Use plane wave source Us(x) = eik0ξs·x with equally distributed receptors xr Multistatic response matrix Vsr = us(xr) − Us(xr) Linear system: Vsr = m,n∈Z AsmWmn[D − z](B∗)nr = L(W), A, B depend only on the sources and receptors. Extract W by solving a least-squares method W = arg min W L(W) − V L is ill-conditionned, W decays rapidely: |Wmn| C0 |m|+|n| |m||m||n||n| for all m, n ∈ Z. Maximum resolving order K: KK+1/2 SNR 36
  37. Shape descriptors Connection with the far field pattern: A∞ D

    (ξ; ω) = m,n∈Z Wmn[D, ε, µ, ω]eim( π 2 −ξ1)e−in( π 2 −ξ2). (2) For D = z + sRθB, then A∞ D (ξ; ω) = φz(ξ) A∞ B (ξθ; sω) with ξθ := ξ − (θ, θ) . with φz(ξ) := eik0|z| cos(ξ1−θz)e−ik0|z| cos(ξ2−θz). Shape descriptor: SD(v; ω) := [0,2π]2 |A∞ D (ξ; ω)A∞ D (ξ − v; ω)| dξ Invariant to translation and rotation: SD(v; ω) = SB(v; sω). Scaling parameter is estimated using multi-frequency s = arg min s∈[smin,smax]    ωmax ωmin [0,2π]2 [SD(v; ω) − SB(v; sω)] dv 2 dω    . Matching in a multi-frequency dictionary of shape descriptors by estimating the scaling parameter 37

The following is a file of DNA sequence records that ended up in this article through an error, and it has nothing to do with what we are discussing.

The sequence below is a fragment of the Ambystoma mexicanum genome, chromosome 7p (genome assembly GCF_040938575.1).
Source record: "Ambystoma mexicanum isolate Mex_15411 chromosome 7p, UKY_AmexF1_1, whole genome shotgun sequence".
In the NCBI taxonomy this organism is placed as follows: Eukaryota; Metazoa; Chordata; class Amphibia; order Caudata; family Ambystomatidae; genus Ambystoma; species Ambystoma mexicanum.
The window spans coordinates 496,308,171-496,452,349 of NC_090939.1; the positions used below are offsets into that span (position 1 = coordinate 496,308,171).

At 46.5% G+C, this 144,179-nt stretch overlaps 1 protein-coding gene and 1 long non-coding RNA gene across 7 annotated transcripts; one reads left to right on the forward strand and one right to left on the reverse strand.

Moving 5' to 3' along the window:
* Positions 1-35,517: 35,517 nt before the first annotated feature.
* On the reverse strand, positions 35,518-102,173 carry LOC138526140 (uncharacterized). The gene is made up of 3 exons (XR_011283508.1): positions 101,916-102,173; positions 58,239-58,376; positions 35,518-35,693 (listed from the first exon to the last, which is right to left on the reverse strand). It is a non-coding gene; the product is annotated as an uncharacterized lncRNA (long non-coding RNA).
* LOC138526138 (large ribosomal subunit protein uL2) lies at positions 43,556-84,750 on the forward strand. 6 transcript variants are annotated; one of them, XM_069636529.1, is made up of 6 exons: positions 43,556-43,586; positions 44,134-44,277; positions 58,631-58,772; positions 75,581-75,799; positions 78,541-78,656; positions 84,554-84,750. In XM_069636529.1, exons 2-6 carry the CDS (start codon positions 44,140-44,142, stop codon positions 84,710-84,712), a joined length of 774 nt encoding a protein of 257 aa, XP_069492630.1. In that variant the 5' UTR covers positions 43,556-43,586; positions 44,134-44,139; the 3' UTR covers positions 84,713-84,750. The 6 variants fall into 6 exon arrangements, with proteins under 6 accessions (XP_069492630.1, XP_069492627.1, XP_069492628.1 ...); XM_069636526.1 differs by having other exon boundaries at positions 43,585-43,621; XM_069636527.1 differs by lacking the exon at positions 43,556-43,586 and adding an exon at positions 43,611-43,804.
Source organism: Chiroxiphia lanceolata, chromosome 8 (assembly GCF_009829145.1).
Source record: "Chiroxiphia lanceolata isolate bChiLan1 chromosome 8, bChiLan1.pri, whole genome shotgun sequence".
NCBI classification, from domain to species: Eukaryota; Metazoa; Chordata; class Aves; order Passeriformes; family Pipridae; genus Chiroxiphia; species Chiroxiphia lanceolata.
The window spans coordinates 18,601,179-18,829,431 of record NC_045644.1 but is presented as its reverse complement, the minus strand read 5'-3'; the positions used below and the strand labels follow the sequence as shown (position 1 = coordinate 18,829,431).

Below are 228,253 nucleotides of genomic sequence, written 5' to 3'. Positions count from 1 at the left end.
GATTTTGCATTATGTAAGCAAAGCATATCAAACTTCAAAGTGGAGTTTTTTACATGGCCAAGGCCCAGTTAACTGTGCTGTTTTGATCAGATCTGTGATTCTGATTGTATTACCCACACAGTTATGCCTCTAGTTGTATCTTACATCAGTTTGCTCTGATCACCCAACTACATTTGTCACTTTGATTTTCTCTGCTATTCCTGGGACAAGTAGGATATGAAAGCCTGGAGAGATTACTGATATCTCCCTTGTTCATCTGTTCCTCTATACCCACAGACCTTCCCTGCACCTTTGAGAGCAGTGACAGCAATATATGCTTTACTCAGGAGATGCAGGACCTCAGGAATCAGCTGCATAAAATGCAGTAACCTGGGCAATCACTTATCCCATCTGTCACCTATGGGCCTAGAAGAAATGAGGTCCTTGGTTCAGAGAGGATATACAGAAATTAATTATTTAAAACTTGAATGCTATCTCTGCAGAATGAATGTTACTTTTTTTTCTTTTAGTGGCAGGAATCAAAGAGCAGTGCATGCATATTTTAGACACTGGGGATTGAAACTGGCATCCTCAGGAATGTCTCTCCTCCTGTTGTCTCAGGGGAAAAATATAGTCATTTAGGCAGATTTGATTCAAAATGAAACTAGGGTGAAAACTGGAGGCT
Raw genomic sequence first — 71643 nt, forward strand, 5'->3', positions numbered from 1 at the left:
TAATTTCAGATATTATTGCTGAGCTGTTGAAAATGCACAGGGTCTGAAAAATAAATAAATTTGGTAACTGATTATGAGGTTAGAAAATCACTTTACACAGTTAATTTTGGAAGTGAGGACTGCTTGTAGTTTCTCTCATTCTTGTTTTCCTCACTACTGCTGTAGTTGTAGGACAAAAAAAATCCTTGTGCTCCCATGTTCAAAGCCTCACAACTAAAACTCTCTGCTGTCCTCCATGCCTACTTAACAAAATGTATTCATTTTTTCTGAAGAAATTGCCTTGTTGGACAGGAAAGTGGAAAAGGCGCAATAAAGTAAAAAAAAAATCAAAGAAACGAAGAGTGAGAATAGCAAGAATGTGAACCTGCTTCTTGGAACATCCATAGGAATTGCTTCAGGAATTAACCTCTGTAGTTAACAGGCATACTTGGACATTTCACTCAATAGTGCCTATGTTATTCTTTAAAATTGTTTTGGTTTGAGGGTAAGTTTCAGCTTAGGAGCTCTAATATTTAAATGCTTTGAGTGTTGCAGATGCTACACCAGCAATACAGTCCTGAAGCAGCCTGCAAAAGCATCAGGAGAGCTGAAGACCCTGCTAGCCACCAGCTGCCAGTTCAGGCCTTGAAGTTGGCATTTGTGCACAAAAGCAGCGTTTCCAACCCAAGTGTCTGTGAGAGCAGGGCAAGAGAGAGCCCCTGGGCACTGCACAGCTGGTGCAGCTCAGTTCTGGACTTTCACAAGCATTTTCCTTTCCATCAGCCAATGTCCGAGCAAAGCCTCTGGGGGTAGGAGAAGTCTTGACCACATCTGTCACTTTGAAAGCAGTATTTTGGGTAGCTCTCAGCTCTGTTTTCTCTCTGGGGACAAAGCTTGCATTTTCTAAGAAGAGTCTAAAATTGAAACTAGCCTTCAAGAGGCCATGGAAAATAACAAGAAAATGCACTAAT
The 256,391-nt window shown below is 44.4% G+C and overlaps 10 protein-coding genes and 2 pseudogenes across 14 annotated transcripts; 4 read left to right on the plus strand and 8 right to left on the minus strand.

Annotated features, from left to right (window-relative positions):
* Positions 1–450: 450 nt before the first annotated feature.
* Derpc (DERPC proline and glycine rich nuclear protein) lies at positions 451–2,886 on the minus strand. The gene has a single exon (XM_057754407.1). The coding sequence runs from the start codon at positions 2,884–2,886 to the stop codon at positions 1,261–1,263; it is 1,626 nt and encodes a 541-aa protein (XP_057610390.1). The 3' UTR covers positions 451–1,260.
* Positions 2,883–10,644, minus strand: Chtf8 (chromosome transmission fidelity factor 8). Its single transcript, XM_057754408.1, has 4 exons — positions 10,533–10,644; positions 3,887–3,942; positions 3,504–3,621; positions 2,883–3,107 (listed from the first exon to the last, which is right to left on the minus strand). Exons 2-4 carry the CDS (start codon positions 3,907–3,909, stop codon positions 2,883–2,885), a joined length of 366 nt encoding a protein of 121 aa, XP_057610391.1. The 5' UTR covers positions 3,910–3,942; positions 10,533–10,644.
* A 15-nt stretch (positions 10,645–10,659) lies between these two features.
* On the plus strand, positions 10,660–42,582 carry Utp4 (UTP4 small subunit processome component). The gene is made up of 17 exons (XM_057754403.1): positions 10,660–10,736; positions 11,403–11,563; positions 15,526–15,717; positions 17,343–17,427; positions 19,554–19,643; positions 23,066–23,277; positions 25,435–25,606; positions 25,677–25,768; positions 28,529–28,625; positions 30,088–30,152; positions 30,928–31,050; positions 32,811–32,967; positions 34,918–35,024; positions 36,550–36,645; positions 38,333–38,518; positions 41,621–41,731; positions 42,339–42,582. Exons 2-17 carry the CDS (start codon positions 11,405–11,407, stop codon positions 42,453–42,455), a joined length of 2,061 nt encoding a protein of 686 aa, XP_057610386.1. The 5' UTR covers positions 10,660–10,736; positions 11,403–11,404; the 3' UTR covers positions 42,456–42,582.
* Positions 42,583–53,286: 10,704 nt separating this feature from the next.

38. Numerical experiments −2.5 −2 −1.5 −1 −0.5 0 0.5 1

    1.5 2 2.5 3 −2.5 −2 −1.5 −1 −0.5 0 0.5 1 1.5 2 2.5 (g) Full view −2.5 −2 −1.5 −1 −0.5 0 0.5 1 1.5 2 2.5 3 −2.5 −2 −1.5 −1 −0.5 0 0.5 1 1.5 2 2.5 (h) Limited view 38
  39. Numerical experiments Far field pattern A∞ D (ξ; 2π) of

    a flower-shaped object: 50 100 150 200 250 300 350 400 450 500 50 100 150 200 250 300 350 400 450 500 4 6 8 10 12 14 16 18 (i) Full view 50 100 150 200 250 300 350 400 450 500 50 100 150 200 250 300 350 400 450 500 2 4 6 8 10 12 14 16 18 (j) Limited view 39
  40. Numerical experiments Ellipse Flower A Square E Rectangle Circle Triangle

    0 100 200 300 400 500 600 700 (k) Full view Ellipse Flower A Square E Rectangle Circle Triangle 0 1 2 3 4 5 6 (l) Limited view 40
  41. Conclusion Physics-based identification approach for solving nonlinear inverse problems Representation

    of geometric information: global (or local) features for far-field (or near-field or internal) measurements. Feature extraction from measurements and construction of invariants. Classfication and identification in a dictionary. Potential applications in engineering and other type of physics. Thank you! 41